In the light of the present debate on how to define the concept of political culture, the project Rhetoric
and Political Culture aims at scrutinizing the importance and purpose of rhetoric in the early-modern
Sweden. Rhetoric was extremely important for the Swedish state and the study of it was encouraged by the Government. In the Swedish provinces around the Baltic Sea, different languages were spoken and therefore it was important to maintain an education that promoted linguistic and rhetorical abilities in order to keep the provinces culturally and politically together.
The project will study how this was accomplished. In this respect Johan Skytte was important. He
himself was a homo novus, a learned humanist and the teacher of the young crown prince Gustavus
Adolphus. When the prince became king, Johan Skytte was his adviser and trusted with a several public functions; he was e.g. the first Chancellor of the University. According to him it was impossible to separate rhetoric from politics. He donated a professorship that reflected the importance of encouraging not only noblemen to study rhetoric and politics in order to fulfil their public tasks but also young commoners to become a part of the political elite through studies. New universities were founded in Finland and in Livonia. The teaching stressed new aspects of rhetoric. To make patrons and obtain support from influential politicians the young students had to use ars epistolica and they had to be masters of another brand of rhetoric, consultatio, for being suitable as advisers and fellows of councils.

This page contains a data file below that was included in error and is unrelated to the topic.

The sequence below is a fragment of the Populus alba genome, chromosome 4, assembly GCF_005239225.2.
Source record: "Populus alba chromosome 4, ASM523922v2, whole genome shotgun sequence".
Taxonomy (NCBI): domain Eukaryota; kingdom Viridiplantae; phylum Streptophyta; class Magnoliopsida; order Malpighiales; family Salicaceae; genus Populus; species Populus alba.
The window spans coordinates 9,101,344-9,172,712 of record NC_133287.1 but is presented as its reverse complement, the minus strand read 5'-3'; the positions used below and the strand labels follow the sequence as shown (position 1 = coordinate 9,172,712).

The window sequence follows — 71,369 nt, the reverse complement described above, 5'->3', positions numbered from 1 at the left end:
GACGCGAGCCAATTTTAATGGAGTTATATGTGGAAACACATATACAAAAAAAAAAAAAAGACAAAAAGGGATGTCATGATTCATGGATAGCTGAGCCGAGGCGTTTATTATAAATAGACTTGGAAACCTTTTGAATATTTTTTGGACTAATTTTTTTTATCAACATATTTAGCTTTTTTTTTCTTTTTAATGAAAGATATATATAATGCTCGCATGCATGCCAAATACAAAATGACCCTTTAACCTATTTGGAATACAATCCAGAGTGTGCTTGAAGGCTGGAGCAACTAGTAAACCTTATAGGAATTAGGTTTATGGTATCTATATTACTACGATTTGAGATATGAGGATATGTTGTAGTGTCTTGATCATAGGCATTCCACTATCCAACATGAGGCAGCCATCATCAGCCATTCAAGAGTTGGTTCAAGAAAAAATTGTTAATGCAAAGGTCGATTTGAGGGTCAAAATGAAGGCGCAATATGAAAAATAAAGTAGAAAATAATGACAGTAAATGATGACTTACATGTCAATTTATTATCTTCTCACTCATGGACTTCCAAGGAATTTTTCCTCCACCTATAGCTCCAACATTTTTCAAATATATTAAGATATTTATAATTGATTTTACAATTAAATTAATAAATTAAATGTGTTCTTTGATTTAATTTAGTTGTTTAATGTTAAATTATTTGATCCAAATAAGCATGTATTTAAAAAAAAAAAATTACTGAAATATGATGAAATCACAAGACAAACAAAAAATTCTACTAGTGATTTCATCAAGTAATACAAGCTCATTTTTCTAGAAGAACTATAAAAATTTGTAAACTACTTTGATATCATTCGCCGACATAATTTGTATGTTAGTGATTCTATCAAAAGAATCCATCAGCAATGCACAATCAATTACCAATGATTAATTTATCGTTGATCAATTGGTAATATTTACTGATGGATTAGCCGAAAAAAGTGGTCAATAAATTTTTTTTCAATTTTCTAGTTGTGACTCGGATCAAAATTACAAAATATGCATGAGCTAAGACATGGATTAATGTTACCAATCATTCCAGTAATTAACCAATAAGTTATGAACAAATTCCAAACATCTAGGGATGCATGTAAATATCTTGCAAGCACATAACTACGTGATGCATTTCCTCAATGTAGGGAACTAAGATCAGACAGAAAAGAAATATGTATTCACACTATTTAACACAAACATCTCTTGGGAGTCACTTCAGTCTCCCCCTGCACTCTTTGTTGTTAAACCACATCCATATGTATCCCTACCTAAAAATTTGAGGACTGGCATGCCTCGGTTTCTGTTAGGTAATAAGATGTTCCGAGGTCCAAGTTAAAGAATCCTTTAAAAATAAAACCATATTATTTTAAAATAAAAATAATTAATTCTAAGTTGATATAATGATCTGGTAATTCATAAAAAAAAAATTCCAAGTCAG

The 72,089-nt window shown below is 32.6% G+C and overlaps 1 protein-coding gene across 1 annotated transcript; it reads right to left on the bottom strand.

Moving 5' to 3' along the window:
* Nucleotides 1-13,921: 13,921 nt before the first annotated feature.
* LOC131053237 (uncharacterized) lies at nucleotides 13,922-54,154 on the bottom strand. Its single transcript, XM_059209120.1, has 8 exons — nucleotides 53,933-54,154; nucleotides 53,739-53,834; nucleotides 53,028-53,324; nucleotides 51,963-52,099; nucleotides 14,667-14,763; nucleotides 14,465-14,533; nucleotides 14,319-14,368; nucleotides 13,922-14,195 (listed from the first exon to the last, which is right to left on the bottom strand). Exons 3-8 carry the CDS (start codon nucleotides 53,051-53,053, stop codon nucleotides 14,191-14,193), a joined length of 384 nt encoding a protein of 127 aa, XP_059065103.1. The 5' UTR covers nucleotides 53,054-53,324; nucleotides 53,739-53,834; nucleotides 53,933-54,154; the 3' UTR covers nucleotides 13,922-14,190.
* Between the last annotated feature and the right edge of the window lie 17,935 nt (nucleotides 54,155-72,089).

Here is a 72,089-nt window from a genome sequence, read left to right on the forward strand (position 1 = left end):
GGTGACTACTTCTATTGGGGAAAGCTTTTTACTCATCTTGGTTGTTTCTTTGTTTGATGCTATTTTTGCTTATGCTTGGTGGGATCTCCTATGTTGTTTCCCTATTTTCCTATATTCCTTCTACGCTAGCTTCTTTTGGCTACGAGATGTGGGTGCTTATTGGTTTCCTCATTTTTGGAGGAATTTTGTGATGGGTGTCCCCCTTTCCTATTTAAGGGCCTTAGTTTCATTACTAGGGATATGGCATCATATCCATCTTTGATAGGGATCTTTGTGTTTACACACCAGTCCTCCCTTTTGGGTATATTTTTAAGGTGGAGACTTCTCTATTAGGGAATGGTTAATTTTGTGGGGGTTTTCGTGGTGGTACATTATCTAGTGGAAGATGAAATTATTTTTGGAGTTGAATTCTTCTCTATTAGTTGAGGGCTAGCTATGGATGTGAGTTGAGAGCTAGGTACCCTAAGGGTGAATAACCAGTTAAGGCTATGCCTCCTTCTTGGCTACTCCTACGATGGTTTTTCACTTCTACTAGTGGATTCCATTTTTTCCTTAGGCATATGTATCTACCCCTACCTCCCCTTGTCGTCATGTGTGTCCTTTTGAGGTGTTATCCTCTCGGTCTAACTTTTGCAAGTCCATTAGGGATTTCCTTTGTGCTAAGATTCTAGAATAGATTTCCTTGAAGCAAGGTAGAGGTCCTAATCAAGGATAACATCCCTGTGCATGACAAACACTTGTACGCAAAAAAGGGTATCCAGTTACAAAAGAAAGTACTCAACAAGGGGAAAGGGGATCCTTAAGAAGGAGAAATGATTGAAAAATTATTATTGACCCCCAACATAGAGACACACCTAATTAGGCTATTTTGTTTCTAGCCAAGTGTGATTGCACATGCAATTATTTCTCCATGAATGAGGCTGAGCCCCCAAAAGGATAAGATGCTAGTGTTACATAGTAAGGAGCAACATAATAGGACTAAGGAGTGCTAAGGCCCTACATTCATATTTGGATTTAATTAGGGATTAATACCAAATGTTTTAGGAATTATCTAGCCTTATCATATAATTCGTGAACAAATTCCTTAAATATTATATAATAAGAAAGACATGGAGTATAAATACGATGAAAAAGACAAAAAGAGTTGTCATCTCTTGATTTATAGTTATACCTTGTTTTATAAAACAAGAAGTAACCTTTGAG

The aim of the project is to study how the instruction of rhetoric was performed and how the young
noblemen used it in their careers. Save Skytte the project will focus on Michael Gyldenstolpe and his
family. Gyldenstolpe like Skytte was a homo novus and started his own career as professor in Turku, he was raised to nobility and became first deputy judge and then judge. His ambition to encourage his sons to advance further on in their careers is demonstrated in his correspondence with them. We also have access to letters from one of his sons which will be more closely scrutinized and analysed. Connected to the project, a postgraduate student in Latin will study and comment on Michael Gyldenstolpe’s important work Epitome descriptionis Sueciae, which describes the Swedish domination around the Baltic, seen from different aspects. It will also be edited and translated.